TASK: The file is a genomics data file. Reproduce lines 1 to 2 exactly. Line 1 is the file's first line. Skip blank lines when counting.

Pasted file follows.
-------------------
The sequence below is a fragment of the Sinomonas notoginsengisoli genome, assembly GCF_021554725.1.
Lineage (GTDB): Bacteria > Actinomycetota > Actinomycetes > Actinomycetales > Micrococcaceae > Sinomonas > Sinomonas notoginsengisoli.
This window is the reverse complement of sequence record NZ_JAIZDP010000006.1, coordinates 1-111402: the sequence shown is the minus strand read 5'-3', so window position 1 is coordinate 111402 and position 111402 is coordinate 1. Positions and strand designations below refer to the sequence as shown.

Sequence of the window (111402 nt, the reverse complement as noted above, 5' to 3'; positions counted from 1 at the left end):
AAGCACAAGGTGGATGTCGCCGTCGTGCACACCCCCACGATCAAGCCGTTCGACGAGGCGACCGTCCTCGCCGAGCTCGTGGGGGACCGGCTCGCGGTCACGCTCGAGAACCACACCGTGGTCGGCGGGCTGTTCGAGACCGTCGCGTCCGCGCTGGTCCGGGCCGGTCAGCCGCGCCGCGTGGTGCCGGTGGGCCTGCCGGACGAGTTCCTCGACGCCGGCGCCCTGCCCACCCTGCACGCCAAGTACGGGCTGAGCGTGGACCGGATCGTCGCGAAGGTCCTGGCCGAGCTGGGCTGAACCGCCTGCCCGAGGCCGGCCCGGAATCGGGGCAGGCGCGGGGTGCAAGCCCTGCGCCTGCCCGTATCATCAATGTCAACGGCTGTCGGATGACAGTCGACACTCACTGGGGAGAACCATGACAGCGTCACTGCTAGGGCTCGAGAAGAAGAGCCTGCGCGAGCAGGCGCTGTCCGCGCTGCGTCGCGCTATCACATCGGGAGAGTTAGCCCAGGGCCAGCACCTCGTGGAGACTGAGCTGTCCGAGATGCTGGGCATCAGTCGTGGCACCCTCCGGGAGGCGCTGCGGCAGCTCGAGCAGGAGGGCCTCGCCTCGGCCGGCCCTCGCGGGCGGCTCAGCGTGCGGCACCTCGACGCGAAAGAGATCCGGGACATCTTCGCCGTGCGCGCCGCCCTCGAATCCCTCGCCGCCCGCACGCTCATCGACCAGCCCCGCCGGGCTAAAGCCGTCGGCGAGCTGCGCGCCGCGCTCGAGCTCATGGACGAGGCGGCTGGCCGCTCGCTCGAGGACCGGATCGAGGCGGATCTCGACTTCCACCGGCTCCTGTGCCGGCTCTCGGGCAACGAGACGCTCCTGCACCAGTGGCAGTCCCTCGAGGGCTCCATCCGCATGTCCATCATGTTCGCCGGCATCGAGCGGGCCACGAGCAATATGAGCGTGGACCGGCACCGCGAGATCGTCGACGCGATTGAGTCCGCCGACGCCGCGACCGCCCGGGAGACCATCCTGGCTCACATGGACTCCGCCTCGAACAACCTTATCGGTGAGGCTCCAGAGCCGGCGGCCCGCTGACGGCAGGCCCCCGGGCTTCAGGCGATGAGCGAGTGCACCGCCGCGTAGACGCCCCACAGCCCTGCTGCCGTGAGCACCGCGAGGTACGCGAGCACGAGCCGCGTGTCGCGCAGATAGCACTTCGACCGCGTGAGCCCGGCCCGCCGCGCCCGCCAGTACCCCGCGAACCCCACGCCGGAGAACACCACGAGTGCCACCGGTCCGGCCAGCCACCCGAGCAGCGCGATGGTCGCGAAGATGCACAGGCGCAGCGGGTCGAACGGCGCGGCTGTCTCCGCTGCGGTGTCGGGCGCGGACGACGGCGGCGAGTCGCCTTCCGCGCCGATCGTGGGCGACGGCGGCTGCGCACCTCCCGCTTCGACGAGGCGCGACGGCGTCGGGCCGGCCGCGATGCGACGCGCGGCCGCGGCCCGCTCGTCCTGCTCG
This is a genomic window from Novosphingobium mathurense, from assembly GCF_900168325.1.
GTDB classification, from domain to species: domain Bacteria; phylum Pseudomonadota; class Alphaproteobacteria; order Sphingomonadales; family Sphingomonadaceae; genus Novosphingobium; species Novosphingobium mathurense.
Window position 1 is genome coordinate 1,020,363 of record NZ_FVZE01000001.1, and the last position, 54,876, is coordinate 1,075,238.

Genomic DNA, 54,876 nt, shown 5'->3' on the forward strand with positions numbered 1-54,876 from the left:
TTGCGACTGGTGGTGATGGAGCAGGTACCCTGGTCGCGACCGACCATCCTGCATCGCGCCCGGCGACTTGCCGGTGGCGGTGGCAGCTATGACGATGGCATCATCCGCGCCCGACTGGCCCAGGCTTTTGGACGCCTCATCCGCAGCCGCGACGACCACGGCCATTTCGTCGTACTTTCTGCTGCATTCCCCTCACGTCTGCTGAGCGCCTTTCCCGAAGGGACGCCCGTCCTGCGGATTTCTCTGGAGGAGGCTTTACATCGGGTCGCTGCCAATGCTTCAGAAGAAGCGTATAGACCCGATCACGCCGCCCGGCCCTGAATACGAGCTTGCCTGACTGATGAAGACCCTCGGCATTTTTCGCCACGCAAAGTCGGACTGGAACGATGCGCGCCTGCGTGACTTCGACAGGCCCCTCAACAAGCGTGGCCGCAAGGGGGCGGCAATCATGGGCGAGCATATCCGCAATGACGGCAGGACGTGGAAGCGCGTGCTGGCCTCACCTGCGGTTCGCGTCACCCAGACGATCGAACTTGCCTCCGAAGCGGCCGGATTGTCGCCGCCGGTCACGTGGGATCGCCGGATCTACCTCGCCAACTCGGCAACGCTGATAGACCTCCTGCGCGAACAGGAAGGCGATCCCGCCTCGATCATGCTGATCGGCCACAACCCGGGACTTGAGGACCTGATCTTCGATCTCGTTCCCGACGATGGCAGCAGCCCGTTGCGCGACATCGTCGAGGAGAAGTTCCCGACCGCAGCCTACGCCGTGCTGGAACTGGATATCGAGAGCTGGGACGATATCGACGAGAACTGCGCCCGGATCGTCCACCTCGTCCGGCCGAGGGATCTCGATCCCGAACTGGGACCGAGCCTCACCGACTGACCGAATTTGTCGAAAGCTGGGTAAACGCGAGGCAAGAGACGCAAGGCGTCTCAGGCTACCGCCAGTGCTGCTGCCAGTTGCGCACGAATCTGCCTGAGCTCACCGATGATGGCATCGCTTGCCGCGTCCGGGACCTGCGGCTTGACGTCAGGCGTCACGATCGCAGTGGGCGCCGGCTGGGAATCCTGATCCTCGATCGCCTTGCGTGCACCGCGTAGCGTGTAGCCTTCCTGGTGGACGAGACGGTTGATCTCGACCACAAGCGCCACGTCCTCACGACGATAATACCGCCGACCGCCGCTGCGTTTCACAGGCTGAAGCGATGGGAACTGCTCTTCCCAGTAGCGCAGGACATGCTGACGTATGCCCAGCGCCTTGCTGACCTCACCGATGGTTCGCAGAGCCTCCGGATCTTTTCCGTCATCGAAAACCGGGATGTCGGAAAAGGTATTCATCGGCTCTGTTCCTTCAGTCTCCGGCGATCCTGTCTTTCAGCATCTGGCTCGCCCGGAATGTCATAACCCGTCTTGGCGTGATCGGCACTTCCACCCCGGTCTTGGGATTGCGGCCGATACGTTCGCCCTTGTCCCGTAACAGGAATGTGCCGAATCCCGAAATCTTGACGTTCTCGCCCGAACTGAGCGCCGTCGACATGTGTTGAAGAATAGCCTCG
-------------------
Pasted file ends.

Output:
The sequence below is a fragment of the Sinomonas notoginsengisoli genome, assembly GCF_021554725.1.
Lineage (GTDB): Bacteria > Actinomycetota > Actinomycetes > Actinomycetales > Micrococcaceae > Sinomonas > Sinomonas notoginsengisoli.